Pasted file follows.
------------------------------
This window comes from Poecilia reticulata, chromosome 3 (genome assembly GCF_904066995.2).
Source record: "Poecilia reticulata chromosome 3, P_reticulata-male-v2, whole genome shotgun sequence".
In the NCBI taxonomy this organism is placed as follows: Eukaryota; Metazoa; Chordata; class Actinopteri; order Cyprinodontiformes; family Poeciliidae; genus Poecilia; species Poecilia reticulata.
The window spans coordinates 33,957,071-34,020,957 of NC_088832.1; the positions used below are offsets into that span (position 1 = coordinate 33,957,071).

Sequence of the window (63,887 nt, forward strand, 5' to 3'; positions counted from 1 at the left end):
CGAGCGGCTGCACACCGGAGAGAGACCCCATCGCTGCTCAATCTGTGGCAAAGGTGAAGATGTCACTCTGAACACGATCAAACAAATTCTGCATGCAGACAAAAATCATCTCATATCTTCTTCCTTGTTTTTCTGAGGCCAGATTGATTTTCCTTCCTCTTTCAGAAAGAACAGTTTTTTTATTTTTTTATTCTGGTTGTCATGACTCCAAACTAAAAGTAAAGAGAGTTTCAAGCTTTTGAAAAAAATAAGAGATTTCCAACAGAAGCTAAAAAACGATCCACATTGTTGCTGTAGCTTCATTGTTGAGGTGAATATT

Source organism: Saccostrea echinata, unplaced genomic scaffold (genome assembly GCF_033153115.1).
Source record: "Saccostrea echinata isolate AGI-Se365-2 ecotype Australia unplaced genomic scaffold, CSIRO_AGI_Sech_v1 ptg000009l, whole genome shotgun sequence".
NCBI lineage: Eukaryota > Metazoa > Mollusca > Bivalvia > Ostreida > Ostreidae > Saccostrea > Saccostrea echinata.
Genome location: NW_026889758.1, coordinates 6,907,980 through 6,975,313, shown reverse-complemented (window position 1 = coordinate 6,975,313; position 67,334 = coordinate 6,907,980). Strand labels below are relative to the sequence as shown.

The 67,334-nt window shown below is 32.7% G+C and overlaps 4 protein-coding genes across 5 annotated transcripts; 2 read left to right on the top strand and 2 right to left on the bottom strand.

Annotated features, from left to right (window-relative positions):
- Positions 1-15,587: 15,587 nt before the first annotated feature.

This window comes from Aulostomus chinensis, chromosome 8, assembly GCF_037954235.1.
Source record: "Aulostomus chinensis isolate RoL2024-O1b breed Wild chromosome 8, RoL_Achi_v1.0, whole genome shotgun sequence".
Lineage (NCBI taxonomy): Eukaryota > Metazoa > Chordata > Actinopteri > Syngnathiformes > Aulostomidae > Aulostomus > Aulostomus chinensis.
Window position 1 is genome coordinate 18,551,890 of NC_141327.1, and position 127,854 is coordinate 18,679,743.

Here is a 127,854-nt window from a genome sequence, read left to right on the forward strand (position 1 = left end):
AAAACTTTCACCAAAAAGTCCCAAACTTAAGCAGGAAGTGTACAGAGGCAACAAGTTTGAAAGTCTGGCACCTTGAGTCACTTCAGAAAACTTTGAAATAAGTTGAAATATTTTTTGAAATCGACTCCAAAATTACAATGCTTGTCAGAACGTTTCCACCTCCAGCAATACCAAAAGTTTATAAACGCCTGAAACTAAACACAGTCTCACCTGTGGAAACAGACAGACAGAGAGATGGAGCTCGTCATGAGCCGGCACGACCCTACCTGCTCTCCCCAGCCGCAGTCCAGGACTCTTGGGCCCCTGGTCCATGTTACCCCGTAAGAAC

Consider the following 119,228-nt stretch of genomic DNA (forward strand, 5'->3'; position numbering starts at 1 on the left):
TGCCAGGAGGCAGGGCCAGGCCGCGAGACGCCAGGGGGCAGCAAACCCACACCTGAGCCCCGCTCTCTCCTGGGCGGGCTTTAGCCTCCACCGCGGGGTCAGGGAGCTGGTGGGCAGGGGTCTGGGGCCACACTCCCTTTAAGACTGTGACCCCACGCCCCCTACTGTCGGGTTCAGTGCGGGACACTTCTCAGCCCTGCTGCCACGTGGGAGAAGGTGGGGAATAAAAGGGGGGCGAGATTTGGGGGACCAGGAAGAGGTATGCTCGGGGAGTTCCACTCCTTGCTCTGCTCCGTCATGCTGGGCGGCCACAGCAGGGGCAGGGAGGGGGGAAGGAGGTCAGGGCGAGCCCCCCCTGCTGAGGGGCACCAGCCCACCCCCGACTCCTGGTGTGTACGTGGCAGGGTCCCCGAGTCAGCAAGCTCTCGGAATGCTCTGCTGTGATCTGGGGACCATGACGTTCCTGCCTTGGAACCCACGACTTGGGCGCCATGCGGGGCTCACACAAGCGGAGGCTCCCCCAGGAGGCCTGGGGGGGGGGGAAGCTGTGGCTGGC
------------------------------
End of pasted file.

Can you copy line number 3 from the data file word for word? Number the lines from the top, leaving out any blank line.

In the NCBI taxonomy this organism is placed as follows: Eukaryota; Metazoa; Chordata; class Actinopteri; order Cyprinodontiformes; family Poeciliidae; genus Poecilia; species Poecilia reticulata.